This volume finds the United States in the first stage of full mobilization and Wilson beset by problems. On August 27, 1918, he replies warmly to the Pope's August 1 peace initiative. He sets prices for essential raw materials, intervenes to settle labor disputes, and tries to prevent suppression of civil liberties by federal agents.
Relations with the Allies are his major diplomatic concern. In response to an appeal from David Lloyd George, he relaxes his opposition to close cooperation and sends Colonel House and others to London to facilitate common action. Through Secretary of State Lansing, he opens negotiations with Viscount Kikujiro Ishii to attempt an understanding with Japan about the Far East.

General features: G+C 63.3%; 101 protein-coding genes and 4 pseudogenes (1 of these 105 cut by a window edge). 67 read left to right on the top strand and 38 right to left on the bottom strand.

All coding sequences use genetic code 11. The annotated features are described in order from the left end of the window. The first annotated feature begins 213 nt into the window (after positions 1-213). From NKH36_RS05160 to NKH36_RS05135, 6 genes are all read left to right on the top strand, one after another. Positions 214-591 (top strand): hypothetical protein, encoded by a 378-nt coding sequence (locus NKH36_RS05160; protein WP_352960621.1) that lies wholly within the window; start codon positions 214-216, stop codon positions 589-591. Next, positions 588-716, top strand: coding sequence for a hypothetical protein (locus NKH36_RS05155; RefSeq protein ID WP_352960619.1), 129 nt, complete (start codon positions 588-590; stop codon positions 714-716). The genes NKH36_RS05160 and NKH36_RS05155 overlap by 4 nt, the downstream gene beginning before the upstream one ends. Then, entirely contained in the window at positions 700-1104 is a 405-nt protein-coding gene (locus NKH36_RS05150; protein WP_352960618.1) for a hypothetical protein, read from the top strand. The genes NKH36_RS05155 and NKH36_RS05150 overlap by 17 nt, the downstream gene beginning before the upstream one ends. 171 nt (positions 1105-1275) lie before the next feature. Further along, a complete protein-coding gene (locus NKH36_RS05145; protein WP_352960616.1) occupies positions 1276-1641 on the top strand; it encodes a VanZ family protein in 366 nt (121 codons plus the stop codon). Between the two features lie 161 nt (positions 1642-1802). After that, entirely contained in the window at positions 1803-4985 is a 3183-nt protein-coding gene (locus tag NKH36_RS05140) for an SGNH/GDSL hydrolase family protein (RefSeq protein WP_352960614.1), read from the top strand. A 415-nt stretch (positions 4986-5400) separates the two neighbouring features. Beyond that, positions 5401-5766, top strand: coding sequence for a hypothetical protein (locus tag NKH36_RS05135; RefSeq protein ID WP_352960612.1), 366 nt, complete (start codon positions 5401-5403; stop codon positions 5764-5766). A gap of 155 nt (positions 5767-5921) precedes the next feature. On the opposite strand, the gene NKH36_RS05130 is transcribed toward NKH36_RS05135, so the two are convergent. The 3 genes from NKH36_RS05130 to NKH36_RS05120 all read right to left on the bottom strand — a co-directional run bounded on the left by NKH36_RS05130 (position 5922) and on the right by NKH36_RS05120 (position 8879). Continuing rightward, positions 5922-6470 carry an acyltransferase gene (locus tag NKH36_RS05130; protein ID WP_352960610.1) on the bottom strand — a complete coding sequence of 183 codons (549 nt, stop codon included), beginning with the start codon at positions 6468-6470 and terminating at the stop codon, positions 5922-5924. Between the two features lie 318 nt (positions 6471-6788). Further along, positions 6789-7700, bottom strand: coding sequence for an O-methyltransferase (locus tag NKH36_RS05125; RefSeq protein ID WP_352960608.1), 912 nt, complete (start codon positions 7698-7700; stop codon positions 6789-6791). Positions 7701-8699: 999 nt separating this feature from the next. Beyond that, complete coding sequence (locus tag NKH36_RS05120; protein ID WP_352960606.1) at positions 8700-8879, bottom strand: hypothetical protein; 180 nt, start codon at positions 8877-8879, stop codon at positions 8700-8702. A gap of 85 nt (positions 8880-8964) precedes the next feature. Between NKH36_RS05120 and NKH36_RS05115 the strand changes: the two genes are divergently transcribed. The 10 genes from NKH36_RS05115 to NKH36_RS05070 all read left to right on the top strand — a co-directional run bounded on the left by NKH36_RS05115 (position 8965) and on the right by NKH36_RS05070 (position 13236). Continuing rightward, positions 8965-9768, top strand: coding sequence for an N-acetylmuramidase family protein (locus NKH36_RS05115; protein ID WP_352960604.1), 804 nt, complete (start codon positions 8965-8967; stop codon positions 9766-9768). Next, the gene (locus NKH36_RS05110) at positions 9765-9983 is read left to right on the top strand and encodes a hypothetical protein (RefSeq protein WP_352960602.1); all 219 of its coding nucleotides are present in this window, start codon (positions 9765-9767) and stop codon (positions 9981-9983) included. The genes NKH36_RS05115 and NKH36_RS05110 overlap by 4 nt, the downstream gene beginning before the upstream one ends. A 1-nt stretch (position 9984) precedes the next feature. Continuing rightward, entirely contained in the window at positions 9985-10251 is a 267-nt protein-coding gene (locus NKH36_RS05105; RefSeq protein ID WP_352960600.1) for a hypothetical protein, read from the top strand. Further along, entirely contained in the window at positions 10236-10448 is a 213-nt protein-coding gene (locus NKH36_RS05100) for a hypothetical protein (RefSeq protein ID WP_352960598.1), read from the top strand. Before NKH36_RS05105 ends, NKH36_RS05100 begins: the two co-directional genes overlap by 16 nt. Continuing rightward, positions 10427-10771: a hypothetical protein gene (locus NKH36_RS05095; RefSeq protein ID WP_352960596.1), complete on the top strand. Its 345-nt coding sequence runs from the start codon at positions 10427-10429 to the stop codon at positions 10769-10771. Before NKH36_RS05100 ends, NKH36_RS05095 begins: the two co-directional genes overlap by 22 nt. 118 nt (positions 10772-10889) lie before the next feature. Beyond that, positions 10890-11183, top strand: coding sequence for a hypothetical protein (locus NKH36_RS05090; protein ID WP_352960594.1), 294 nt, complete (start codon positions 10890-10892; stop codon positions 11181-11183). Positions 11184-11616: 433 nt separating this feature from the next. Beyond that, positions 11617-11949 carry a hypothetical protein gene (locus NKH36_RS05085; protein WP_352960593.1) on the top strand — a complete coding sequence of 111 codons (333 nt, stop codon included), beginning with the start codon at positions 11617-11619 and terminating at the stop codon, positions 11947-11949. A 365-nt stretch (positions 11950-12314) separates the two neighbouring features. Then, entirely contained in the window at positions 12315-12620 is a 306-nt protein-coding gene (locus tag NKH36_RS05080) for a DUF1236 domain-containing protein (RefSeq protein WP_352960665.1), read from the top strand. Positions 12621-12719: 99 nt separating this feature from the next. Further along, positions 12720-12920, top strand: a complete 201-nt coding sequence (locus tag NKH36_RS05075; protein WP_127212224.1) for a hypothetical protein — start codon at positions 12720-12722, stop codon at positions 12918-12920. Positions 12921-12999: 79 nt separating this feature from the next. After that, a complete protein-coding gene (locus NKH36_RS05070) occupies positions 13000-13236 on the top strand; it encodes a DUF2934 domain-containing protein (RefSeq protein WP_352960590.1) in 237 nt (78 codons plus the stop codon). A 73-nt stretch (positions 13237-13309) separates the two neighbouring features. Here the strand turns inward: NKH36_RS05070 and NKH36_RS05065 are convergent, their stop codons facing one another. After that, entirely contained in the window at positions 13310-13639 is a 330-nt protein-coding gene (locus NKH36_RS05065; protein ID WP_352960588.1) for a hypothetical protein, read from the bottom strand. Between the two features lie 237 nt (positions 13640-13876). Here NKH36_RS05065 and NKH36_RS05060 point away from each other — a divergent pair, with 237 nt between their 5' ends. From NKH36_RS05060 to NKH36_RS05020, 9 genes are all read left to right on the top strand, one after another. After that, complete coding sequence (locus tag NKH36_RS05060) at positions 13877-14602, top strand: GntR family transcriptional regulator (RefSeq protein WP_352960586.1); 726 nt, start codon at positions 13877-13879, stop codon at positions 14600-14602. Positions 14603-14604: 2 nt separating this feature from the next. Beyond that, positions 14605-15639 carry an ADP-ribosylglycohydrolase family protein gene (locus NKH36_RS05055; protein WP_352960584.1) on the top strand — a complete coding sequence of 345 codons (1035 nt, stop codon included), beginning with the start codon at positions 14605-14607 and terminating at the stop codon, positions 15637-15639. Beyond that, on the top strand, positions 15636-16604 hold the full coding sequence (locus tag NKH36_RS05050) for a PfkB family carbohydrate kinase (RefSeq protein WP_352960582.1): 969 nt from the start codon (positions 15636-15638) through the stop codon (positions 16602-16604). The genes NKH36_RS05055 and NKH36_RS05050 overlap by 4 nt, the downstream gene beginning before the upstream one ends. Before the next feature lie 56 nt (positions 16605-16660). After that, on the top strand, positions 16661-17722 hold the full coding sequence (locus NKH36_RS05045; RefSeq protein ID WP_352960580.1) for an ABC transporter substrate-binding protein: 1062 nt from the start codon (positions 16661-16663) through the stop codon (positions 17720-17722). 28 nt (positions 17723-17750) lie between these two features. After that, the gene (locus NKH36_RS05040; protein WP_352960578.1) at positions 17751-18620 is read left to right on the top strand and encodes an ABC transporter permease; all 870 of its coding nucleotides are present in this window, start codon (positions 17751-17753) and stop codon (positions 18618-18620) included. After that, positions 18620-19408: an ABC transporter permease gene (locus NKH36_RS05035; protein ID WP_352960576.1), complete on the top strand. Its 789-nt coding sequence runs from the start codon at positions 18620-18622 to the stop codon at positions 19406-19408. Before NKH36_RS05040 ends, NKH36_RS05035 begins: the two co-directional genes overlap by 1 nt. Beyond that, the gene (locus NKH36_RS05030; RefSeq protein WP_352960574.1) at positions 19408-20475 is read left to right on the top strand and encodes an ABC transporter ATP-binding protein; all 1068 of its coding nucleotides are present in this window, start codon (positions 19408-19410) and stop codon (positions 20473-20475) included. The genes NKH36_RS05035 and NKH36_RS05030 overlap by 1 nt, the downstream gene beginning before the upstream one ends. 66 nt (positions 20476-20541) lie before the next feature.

The volume ends as the combined German and Austro-Hangarian armies rout the Italian army at Caporetto and threaten to knock Italy out of the war. The Bolsheviks seize power in Petrograd, and Russia's withdrawel from the war seems inevitable.
"An essential purchase for college libraries."--Library Journal
"... an unprecedented illumination of Wilson's activities and ideas...."--The Journal of American History
"... Arthur Link and his associates ... set a high standard indeed both for productivity and editorial excellence."--North Carolina Historical Review
"Every college library should plan to acquire the entire series."--Choice